Despite the various social movements and outcries and even Twitter campaigns to raise awareness or effect change, my stumbling upon this book in email couldn’t have been more meaningful. It had become too obvious to me that Black voices are still largely ignored, underrepresented in major outlets, and that people in publishing are more interested in explaining why they aren’t publishing Black people than they are in actually publishing Black voices. I rediscovered this book in email after initially discarding it (see above), feeling disillusioned by the statistics and ToCs I’d seen. Thankfully I thought, let me look at this thing again.

This book stands on the shoulders of work such as Sheree Renée Thomas’s Dark Matter anthologies, and in companionship with resources such as Nisi Shawl’s A Crash Course in the History of Black Science Fiction web post (bit.ly/3wmdkmC). But it’s not just another great collection of “diverse voices.” By establishing a history of Black science fiction, one which goes undiscussed and unseen in many circles, first the book proves that Black voices have always been here, even if some readers have never heard of them, never seen them, never looked for them. Then, by presenting so many incredible stories by a host of contemporary authors—importantly, not just the “big names” which many people may find familiar—the book demonstrates that powerful Black voices are still trying to be heard, and that there is no rational reason for Black stories to be as absent from ToCs as they are. In this way this book importantly reveals a pattern of exclusion, one which continues still, and stands proudly against it. This book is nothing less than a powerful argument for Black science fiction to be recognized, to be seen, and to be appreciated on its own terms.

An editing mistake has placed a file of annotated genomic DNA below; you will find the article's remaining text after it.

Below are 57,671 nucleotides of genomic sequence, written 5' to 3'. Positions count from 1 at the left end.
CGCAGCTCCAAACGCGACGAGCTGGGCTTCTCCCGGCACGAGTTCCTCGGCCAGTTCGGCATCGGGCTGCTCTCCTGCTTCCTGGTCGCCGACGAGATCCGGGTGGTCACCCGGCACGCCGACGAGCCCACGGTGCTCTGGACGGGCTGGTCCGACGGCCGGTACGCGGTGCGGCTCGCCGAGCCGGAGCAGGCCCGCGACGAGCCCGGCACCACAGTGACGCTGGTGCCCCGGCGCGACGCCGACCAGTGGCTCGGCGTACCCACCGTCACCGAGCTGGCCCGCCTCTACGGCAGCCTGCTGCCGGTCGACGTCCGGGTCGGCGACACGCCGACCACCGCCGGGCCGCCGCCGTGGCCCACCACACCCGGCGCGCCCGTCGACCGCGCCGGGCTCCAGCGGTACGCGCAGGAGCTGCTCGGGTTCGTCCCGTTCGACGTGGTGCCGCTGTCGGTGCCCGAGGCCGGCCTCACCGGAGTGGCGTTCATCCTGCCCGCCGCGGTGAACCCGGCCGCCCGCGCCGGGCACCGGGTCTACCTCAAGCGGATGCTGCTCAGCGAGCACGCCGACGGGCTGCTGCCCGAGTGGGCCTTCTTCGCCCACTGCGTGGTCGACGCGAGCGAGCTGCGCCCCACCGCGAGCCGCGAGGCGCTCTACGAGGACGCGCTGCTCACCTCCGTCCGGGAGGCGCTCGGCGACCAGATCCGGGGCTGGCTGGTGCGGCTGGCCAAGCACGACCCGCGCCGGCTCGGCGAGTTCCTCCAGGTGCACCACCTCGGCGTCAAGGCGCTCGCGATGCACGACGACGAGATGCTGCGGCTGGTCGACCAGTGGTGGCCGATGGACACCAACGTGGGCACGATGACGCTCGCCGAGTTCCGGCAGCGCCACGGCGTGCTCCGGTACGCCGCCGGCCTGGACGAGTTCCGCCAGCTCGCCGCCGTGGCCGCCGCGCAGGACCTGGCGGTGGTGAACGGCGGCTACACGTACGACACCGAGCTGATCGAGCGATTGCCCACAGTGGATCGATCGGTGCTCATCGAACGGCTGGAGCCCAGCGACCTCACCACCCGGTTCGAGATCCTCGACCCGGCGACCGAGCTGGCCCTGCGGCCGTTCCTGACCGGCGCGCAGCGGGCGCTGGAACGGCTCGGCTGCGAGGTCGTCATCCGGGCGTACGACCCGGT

Wake up, folks. Get a copy, read some stories, and see what you’ve been missing.

Arley Sorg

Arley Sorg

Arley Sorg is co-Editor-in-Chief of Fantasy Magazine, senior editor at Locus Magazine, and associate editor at both Lightspeed and Nightmare. He reviews books for Locus, Lightspeed, and Cascadia Subduction Zone and is an interviewer for Clarkesworld Magazine. Arley grew up in England, Hawaii, and Colorado, and studied Asian Religions at Pitzer College. He lives in Oakland, and, in non-pandemic times, usually writes in local coffee shops. He is a 2014 Odyssey Writing Workshop graduate.